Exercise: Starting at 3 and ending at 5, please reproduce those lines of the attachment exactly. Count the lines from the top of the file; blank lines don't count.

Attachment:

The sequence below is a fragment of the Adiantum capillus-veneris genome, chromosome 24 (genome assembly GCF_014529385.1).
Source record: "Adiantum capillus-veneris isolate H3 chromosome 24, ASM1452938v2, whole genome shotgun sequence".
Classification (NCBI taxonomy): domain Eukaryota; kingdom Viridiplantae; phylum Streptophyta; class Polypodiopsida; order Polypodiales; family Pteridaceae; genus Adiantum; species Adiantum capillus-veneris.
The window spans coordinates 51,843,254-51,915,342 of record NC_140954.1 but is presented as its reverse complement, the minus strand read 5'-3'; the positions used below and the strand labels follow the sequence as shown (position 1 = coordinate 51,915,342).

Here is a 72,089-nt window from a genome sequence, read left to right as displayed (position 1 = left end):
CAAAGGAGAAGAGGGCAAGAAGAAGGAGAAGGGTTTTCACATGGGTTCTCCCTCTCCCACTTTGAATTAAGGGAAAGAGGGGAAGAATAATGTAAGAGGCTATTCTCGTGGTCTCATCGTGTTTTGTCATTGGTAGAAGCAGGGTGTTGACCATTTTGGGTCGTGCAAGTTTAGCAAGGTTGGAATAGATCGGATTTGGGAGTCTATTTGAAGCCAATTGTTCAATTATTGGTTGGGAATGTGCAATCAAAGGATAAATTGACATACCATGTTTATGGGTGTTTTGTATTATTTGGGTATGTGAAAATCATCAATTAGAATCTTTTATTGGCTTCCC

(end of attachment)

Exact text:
Classification (NCBI taxonomy): domain Eukaryota; kingdom Viridiplantae; phylum Streptophyta; class Polypodiopsida; order Polypodiales; family Pteridaceae; genus Adiantum; species Adiantum capillus-veneris.
The window spans coordinates 51,843,254-51,915,342 of record NC_140954.1 but is presented as its reverse complement, the minus strand read 5'-3'; the positions used below and the strand labels follow the sequence as shown (position 1 = coordinate 51,915,342).

Here is a 72,089-nt window from a genome sequence, read left to right as displayed (position 1 = left end):